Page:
Sunday, February 15, 2004
Jackson wins humanitarian honor
Beverly Hills, Calif. -- In her first public appearance since her breast was exposed during the Super Bowl halftime show, Janet Jackson received an award for her humanitarian and charitable contributions.
Behind the Bench, an association of wives of NBA players, honored Jackson at their annual fund-raiser Friday at the Beverly Hills Hotel.
"She has done a wonderful job giving back to communities across America. That fact has not changed," Behind the Bench spokesman Vince McCaskill said. "She was on board with this seven months ago. We never even considered her not being here."
Drummer jailed in attempted rape
London -- The former drummer for heavy metal band Judas Priest was jailed Friday for eight years for the attempted rape of a 17-year-old boy to whom he was giving drum lessons.
David Holland was convicted last month of one charge of attempted rape and five counts of indecent assault on the teenager, who has learning difficulties, at the drummer's rural English home in 2002.
Sentencing Holland in Northampton Crown Court, Judge Charles Wide said the drummer had planned the abuse and must never again be allowed to work with children. Holland, 55, denied the charges.
Wide said Holland had won favor with the teenager by giving him cigarettes, alcohol and pornography.
Tarantino to preside at Cannes
Paris -- American filmmaker Quentin Tarantino will preside over the jury at this year's Cannes Film Festival, organizers said.
Tarantino's crime romp "Pulp Fiction" won the festival's top honor, the Palme d'Or, in 1994.
"For a filmmaker and film lover, there's no greater honor than to be on the jury of the Cannes Film Festival," Tarantino said in a statement issued by the festival's organizers.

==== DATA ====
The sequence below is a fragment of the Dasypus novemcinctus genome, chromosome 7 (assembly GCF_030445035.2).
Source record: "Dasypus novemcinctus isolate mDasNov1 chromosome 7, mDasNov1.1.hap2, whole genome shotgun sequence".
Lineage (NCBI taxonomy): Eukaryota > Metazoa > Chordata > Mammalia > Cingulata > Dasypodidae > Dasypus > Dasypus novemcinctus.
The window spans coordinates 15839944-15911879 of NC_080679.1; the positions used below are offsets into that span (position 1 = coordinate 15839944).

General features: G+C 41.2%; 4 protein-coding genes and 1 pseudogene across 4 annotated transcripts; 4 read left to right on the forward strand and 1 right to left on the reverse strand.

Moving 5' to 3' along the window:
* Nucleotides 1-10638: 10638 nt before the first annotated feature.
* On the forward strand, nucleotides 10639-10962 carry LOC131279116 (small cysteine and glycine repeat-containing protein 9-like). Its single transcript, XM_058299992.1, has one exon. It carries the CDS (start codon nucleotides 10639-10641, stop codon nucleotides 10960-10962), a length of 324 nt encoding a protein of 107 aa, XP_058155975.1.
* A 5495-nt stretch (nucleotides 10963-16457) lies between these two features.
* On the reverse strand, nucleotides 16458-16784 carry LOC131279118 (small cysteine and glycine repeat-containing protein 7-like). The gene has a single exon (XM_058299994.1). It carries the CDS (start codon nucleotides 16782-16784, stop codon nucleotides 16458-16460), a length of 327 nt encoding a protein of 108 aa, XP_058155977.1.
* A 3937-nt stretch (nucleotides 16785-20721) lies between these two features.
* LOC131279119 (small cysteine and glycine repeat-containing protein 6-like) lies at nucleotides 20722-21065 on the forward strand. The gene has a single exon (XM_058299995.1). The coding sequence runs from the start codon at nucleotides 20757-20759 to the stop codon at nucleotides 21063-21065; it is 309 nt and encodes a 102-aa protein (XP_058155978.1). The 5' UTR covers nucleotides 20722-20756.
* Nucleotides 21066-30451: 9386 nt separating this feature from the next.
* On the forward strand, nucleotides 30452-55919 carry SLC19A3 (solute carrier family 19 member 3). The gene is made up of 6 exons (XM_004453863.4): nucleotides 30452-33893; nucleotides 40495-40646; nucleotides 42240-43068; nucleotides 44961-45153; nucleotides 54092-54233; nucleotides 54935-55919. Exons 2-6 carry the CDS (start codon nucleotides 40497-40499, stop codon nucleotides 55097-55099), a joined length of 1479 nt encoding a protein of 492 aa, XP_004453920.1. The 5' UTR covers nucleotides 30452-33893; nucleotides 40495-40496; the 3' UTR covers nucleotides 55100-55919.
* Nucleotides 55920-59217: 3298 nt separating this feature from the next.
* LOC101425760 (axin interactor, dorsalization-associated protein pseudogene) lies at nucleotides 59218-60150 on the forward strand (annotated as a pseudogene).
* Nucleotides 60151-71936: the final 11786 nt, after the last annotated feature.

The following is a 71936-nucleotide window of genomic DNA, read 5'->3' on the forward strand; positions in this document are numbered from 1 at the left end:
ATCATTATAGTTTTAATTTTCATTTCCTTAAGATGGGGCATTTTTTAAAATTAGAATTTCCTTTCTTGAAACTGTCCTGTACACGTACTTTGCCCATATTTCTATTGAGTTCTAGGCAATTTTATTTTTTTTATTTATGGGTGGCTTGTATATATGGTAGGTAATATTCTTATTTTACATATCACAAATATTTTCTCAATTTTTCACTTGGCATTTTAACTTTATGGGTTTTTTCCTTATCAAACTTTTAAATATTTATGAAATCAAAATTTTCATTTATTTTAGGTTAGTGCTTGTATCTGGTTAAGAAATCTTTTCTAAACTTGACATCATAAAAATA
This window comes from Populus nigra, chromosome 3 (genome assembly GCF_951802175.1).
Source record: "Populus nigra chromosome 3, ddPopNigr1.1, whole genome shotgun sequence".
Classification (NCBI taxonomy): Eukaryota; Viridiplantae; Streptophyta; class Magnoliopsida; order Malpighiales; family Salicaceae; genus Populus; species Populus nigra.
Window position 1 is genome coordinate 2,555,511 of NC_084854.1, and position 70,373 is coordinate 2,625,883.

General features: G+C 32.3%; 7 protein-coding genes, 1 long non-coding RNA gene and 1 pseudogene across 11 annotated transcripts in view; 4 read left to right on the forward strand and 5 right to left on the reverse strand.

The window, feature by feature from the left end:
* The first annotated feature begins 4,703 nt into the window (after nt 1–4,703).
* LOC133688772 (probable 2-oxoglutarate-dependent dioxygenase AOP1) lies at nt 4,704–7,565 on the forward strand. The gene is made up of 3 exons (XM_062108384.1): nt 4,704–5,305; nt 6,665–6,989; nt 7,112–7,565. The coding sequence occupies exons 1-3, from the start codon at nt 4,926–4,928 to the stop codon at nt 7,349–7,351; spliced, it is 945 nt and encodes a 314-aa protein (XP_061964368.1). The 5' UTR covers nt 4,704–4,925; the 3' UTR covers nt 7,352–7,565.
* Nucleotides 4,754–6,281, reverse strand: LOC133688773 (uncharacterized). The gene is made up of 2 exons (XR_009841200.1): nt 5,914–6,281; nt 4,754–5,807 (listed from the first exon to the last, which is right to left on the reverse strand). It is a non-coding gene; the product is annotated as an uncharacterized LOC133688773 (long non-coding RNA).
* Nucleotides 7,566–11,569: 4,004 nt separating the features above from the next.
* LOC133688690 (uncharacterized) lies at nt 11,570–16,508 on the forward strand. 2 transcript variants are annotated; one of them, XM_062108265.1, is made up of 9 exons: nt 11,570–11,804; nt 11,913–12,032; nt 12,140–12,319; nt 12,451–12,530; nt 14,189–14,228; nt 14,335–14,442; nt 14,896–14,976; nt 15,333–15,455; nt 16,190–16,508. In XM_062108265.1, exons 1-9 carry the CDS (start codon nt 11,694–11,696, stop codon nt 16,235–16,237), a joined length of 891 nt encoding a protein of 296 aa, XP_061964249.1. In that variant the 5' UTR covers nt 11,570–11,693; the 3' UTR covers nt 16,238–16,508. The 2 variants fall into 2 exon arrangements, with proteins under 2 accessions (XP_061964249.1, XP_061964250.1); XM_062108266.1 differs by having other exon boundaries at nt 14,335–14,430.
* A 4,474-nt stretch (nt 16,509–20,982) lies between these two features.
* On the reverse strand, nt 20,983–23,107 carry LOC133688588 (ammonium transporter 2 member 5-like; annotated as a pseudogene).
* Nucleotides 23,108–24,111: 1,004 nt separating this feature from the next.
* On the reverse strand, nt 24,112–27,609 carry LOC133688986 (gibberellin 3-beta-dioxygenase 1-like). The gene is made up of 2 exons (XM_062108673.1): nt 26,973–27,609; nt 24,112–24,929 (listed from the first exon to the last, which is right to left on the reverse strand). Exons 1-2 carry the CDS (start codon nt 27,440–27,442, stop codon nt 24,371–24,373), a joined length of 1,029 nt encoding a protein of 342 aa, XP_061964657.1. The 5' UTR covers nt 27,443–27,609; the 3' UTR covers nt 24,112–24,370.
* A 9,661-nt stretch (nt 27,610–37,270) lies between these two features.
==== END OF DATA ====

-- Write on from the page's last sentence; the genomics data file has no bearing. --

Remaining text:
To be president of the jury, the 40-year-old Tarantino said, was "the crowning achievement of a lifetime spent in cinematic obsession -- a magnificent obsession."
The festival will run May 12-23.
'Passion' star has lighter side
Los Angeles -- Jim Caviezel jokes that Hollywood might learn a language lesson from "The Passion of the Christ," largely shot in Aramaic and Latin.
Caviezel, who plays Jesus in Mel Gibson's bloody recreation of Christ's final hours, whimsically suggested that other filmmakers might want to follow Gibson's lead.
"It could be a trendsetter in Hollywood," Caviezel, 35, told The Associated Press on Wednesday. "Next year, you may see comedies, thrillers, even musicals in Aramaic.
Caviezel's quips were an unusual bit of levity amid the firestorm the film has provoked. Some Jewish leaders say the movie could result in anti-Semitism, reviving the notion that Jews collectively were responsible for the death of Christ.
A devout Roman Catholic, Caviezel said he would not have been involved in the film if he had seen a hint of anti-Semitism.